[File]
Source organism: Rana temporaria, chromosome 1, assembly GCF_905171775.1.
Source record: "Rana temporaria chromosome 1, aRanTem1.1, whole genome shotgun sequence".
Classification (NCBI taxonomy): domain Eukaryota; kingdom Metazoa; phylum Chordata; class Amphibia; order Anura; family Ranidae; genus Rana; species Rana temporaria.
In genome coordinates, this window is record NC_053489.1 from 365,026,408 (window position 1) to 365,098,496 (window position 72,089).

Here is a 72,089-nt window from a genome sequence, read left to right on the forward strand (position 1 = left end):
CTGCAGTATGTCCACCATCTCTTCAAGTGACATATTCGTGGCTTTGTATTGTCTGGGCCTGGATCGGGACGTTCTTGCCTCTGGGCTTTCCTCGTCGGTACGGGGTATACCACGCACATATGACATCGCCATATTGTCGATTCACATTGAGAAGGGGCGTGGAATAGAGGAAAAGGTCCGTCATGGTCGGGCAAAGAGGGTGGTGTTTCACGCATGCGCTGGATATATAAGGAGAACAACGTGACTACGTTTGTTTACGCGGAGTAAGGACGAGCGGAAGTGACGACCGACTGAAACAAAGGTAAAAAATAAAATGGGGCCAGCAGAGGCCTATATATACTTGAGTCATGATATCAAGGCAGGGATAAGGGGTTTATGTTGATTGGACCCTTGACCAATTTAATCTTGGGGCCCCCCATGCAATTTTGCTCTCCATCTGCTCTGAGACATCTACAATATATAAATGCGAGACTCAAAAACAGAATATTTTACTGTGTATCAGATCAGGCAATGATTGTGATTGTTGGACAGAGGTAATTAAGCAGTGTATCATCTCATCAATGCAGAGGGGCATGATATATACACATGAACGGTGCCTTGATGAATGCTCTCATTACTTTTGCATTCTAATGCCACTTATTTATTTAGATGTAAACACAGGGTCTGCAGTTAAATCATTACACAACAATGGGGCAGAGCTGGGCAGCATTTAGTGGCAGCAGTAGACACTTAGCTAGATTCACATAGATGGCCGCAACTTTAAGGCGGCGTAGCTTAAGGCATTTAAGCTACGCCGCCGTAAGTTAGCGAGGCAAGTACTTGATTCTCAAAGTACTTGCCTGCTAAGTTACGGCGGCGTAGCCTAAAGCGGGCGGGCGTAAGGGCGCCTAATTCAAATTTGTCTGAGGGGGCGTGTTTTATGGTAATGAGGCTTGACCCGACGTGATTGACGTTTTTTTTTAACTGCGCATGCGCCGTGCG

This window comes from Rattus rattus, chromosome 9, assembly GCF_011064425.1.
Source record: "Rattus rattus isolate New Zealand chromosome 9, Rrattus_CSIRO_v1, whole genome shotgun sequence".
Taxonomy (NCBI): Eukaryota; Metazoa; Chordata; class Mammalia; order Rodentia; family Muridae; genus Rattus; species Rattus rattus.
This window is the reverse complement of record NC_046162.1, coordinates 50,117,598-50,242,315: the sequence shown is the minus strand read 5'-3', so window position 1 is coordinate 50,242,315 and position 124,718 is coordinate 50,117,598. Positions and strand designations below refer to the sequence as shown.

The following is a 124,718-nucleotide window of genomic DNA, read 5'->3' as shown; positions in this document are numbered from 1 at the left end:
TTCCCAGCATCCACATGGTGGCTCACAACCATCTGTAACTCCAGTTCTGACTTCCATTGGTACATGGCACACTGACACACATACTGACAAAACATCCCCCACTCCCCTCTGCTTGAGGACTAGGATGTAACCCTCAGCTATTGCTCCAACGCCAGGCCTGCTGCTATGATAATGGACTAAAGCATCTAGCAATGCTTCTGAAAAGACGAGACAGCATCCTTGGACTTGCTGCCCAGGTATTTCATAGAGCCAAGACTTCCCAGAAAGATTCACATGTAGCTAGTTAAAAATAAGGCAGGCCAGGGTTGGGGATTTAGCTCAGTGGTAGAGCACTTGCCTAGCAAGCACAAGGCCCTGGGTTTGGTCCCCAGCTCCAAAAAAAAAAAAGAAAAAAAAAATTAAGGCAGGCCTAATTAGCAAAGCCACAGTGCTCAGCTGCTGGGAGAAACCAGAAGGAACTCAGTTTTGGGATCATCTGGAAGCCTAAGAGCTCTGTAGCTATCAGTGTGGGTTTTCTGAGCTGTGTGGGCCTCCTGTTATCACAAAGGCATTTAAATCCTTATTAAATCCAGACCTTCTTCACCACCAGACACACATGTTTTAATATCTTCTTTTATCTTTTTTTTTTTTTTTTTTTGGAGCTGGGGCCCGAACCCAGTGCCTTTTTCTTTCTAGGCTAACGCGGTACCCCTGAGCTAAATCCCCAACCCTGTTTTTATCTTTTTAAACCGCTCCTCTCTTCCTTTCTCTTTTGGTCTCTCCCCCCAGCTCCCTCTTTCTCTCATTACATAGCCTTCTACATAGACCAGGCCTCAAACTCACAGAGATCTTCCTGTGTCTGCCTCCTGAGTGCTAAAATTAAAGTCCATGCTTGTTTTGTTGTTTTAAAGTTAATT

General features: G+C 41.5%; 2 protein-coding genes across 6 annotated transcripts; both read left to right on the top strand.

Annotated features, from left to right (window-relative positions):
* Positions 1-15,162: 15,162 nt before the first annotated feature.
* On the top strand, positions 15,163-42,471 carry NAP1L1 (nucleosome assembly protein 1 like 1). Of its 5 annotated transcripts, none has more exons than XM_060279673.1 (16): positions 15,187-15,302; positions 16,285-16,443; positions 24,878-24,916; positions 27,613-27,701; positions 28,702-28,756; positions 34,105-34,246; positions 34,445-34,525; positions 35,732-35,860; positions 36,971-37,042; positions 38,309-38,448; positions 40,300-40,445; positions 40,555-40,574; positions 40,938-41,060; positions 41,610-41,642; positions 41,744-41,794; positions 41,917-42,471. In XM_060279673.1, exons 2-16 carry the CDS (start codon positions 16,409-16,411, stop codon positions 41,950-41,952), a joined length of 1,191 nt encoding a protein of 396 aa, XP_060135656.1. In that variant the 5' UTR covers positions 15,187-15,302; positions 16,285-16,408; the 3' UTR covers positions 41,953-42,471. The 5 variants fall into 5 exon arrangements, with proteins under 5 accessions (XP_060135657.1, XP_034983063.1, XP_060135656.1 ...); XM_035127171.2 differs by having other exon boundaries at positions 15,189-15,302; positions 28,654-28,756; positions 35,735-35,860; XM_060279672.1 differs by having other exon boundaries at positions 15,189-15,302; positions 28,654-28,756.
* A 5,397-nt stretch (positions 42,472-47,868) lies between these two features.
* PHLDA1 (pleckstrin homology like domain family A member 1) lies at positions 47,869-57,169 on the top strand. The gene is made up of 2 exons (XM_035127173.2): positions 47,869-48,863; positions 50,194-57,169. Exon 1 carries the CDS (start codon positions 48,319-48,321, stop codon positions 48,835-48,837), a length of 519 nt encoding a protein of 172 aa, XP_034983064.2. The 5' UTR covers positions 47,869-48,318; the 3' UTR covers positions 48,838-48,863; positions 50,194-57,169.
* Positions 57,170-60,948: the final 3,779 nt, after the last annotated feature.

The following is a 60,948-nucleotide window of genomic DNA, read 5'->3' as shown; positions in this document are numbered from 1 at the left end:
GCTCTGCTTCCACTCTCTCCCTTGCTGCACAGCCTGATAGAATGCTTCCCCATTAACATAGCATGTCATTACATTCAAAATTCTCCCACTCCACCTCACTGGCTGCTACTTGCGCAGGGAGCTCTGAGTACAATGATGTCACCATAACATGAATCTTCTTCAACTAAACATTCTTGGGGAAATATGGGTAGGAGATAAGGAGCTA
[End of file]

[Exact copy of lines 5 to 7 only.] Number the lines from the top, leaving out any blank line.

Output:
Here is a 72,089-nt window from a genome sequence, read left to right on the forward strand (position 1 = left end):
CTGCAGTATGTCCACCATCTCTTCAAGTGACATATTCGTGGCTTTGTATTGTCTGGGCCTGGATCGGGACGTTCTTGCCTCTGGGCTTTCCTCGTCGGTACGGGGTATACCACGCACATATGACATCGCCATATTGTCGATTCACATTGAGAAGGGGCGTGGAATAGAGGAAAAGGTCCGTCATGGTCGGGCAAAGAGGGTGGTGTTTCACGCATGCGCTGGATATATAAGGAGAACAACGTGACTACGTTTGTTTACGCGGAGTAAGGACGAGCGGAAGTGACGACCGACTGAAACAAAGGTAAAAAATAAAATGGGGCCAGCAGAGGCCTATATATACTTGAGTCATGATATCAAGGCAGGGATAAGGGGTTTATGTTGATTGGACCCTTGACCAATTTAATCTTGGGGCCCCCCATGCAATTTTGCTCTCCATCTGCTCTGAGACATCTACAATATATAAATGCGAGACTCAAAAACAGAATATTTTACTGTGTATCAGATCAGGCAATGATTGTGATTGTTGGACAGAGGTAATTAAGCAGTGTATCATCTCATCAATGCAGAGGGGCATGATATATACACATGAACGGTGCCTTGATGAATGCTCTCATTACTTTTGCATTCTAATGCCACTTATTTATTTAGATGTAAACACAGGGTCTGCAGTTAAATCATTACACAACAATGGGGCAGAGCTGGGCAGCATTTAGTGGCAGCAGTAGACACTTAGCTAGATTCACATAGATGGCCGCAACTTTAAGGCGGCGTAGCTTAAGGCATTTAAGCTACGCCGCCGTAAGTTAGCGAGGCAAGTACTTGATTCTCAAAGTACTTGCCTGCTAAGTTACGGCGGCGTAGCCTAAAGCGGGCGGGCGTAAGGGCGCCTAATTCAAATTTGTCTGAGGGGGCGTGTTTTATGGTAATGAGGCTTGACCCGACGTGATTGACGTTTTTTTTTAACTGCGCATGCGCCGTGCG

This window comes from Rattus rattus, chromosome 9, assembly GCF_011064425.1.